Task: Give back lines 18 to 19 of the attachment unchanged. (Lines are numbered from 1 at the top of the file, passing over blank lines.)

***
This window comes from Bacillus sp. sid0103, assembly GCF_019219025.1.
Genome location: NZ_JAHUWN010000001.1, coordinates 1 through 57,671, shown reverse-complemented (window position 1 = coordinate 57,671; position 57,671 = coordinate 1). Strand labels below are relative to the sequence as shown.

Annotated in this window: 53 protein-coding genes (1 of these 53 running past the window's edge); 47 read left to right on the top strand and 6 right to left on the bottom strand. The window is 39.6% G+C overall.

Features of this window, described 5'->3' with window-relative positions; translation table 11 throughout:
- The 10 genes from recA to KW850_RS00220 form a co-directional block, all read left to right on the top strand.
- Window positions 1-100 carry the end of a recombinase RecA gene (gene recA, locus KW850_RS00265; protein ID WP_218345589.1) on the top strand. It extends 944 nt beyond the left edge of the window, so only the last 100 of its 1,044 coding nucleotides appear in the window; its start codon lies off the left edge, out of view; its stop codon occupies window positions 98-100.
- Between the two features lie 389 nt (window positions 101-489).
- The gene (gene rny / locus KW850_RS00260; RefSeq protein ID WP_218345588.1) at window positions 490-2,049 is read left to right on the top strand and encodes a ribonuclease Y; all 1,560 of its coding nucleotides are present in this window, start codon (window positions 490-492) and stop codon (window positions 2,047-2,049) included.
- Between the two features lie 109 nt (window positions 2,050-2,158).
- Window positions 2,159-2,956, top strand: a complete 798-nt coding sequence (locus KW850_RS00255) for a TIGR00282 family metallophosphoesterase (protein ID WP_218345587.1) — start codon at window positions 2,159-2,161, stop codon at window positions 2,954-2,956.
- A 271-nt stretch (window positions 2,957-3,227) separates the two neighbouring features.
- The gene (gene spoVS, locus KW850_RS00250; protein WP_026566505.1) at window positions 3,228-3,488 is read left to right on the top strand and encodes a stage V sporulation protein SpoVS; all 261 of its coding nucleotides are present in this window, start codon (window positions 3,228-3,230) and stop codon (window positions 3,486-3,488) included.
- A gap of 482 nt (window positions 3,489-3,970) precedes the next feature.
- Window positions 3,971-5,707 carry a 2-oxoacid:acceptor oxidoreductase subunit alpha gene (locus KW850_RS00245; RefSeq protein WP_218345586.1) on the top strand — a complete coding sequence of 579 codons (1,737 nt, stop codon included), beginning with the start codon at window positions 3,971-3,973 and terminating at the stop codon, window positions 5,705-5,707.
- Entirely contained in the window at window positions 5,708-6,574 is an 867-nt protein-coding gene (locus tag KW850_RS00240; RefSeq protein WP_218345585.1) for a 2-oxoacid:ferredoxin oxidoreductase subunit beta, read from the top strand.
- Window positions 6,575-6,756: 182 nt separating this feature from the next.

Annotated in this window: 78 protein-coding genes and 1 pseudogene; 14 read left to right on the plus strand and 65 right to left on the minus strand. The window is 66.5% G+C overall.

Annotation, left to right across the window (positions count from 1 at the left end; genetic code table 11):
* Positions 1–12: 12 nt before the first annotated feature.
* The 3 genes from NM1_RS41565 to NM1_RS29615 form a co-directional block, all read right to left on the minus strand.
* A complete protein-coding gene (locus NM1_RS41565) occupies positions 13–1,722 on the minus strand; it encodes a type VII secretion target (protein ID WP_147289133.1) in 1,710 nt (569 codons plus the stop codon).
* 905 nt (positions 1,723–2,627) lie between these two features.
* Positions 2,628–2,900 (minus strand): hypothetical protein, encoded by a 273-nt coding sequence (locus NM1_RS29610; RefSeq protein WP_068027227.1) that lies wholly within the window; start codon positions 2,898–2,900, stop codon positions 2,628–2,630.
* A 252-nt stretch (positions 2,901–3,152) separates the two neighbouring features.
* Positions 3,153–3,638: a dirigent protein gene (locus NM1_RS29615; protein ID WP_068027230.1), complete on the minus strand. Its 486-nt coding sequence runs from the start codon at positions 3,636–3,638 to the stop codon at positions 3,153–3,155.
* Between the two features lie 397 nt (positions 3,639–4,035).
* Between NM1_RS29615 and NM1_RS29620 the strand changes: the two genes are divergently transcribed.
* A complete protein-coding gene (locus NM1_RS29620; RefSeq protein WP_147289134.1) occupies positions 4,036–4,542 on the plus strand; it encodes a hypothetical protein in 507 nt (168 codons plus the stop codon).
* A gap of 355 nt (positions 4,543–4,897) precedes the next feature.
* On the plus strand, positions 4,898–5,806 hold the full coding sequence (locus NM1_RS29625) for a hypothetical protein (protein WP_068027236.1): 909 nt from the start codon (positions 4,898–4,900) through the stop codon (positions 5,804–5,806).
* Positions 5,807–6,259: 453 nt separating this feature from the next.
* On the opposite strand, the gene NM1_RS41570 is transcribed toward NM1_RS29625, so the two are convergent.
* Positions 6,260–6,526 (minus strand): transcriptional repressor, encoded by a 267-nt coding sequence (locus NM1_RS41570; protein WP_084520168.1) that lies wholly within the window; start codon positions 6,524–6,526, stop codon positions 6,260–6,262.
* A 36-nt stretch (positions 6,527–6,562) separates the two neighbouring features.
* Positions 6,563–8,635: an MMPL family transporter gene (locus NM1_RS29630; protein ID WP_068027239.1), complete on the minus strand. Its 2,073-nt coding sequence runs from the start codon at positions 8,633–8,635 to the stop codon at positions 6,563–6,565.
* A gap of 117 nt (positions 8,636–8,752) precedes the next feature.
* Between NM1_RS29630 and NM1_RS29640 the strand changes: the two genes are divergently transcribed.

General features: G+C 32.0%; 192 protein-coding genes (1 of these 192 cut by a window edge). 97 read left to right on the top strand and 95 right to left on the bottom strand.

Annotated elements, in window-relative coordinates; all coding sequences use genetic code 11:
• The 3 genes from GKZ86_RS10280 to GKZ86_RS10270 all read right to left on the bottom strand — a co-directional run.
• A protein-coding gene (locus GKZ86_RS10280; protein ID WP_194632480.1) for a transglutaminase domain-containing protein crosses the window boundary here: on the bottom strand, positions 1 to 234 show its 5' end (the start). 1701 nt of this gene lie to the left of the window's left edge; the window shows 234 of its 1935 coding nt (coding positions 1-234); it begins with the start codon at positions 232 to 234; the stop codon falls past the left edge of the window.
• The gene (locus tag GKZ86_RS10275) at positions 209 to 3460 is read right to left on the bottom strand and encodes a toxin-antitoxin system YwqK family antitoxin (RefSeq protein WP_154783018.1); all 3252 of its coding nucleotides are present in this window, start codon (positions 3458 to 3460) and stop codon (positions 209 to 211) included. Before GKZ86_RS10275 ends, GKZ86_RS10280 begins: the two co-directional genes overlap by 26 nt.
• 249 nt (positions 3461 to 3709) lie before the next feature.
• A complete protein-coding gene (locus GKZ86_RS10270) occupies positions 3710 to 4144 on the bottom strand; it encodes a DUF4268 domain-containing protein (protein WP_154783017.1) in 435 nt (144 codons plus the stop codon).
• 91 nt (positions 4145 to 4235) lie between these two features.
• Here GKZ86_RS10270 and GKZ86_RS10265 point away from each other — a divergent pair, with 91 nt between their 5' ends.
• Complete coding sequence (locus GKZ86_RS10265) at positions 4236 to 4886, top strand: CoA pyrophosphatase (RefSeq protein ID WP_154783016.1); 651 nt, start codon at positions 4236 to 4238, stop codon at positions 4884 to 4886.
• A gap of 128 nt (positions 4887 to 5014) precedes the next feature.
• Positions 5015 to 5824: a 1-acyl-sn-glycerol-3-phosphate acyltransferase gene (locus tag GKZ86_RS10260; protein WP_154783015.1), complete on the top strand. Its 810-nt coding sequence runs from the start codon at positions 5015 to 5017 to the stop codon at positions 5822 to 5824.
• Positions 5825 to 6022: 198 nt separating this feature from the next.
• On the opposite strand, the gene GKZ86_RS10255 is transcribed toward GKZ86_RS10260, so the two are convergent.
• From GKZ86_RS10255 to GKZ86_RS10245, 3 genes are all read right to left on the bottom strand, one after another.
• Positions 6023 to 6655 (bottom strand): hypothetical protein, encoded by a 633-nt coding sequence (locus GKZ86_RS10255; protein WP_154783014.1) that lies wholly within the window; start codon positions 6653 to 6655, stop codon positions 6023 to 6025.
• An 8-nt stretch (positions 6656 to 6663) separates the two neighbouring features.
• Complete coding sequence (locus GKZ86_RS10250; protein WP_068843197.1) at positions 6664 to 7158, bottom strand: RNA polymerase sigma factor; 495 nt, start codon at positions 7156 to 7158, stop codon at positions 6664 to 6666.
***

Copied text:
Annotation, left to right across the window (positions count from 1 at the left end; genetic code table 11):
* Positions 1–12: 12 nt before the first annotated feature.